Exactly. There have always been competitions with a small women’s category, and sometimes there’s a jam for girls, but usually there’s not really anything dedicated only to girls. With this concept, our aim was not only to have a competition, but also to incorporate a street tour and barbecue so the girls could spend some time together. It’s the experience of hanging out with other girls that love to skate that is so much fun. When you arrive at a spot in the city with 15 to 20 girls that are really good, all the boys are super surprised by the number of girls, and even more when they see that we can actually all skate. This is a really empowering feeling. A lot of girls come back year after year because they love it so much.

Berlin isn’t typically a city that first springs to mind when you think about skateboarding. What’s the Berlin skate scene like?

There’s a very high level of skateboarding here, and it’s very international, which I think is great. And that’s because Berlin is a pretty awesome place to skate. There’s lots of amazing spots, but they’re very spread out so you have to travel to get to them. In other cities, you can easily skate from spot to spot as the ground is smooth concrete. Here it’s all gravel and cobbles, so you have to carry your board or cycle everywhere, which is nice in its own way because people stay at the spots for longer and hang out together more.

I feel like that reflects the nature of the city itself. A little gritty, lots of hidden gems that you have to work to find, but when you do they’re always worth it.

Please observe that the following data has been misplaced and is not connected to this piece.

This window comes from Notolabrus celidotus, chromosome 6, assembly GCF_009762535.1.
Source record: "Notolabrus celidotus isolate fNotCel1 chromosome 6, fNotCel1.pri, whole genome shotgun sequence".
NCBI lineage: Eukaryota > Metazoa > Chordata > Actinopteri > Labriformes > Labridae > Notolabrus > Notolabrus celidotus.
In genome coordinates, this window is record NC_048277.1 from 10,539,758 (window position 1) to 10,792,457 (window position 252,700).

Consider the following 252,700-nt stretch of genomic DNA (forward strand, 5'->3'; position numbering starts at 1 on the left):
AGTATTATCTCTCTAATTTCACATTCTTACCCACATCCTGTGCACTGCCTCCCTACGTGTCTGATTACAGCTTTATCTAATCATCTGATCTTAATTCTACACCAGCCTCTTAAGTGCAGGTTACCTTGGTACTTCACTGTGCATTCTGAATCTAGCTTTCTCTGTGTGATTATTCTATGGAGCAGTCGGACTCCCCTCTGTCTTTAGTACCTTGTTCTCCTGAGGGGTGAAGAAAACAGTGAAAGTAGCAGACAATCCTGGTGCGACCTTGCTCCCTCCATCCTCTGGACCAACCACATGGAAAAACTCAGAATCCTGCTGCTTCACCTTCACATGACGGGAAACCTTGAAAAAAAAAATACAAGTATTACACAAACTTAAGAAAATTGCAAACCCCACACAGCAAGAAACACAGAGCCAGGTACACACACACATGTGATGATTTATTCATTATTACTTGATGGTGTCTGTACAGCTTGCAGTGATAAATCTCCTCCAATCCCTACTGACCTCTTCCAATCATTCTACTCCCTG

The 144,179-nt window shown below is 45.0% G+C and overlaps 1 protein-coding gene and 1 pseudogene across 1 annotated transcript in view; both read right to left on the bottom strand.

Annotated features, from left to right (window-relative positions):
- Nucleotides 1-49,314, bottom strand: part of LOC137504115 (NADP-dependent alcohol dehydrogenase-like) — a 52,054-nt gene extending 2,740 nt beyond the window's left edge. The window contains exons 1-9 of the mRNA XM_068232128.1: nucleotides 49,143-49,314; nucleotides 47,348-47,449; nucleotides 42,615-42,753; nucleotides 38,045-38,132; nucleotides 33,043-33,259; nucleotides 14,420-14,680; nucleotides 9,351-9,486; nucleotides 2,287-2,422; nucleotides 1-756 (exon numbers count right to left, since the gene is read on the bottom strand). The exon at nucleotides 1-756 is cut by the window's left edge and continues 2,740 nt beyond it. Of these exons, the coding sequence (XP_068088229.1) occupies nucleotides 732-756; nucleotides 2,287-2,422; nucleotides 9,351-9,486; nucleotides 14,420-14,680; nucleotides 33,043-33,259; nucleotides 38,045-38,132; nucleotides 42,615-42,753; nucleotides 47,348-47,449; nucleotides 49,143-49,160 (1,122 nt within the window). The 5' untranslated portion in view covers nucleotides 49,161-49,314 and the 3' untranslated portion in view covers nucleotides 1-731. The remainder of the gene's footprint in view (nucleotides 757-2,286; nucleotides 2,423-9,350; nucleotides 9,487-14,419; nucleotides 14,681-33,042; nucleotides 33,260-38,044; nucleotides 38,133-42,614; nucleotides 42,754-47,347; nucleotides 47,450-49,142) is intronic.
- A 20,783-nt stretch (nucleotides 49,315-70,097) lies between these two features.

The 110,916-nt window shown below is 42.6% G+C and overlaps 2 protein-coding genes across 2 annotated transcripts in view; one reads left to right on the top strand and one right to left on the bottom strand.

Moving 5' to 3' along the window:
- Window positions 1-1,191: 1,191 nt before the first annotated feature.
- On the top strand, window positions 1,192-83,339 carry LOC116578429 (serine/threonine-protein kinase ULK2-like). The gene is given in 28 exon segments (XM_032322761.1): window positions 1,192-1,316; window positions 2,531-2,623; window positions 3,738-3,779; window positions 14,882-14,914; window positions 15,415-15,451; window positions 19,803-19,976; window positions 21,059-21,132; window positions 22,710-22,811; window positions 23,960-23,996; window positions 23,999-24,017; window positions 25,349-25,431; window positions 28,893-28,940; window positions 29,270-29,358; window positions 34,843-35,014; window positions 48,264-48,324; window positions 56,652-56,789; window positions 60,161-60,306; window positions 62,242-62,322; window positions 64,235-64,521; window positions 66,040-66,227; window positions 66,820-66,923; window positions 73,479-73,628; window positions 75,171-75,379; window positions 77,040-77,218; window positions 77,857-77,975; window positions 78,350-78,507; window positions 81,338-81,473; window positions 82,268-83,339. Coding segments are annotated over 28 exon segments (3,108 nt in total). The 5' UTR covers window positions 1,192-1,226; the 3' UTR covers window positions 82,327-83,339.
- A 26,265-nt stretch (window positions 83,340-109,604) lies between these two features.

(Laughs) Exactly! There’s good spots and there’s rough spots… You have to travel to find them, but most of the time it’s worth it. Sometimes maybe not…

How has the girls’ scene here changed over the years?

When I started skating there was one park where three or four girls would go skate. I felt that there could be more women and I started thinking what I could do to support that. Girls often need an extra push to start skating because of the way they were raised or because of society and sexism, especially in this industry. So, I started giving workshops for girls, way back in 2002. Now the girls’ scene is definitely growing, there’s lots of 12 – 15-year-old girls coming into the scene which is really cool.

Are there any girls that we should really be watching from the Berlin skate scene?

There was one girl skating today, Caroline, she’s amazing. She’s been skating for quite some time and she’s never left the scene. Luzie, who was also skating today, is another one to look out for. And there are some awesome girls from other cities in Germany who will be part of the Olympic team.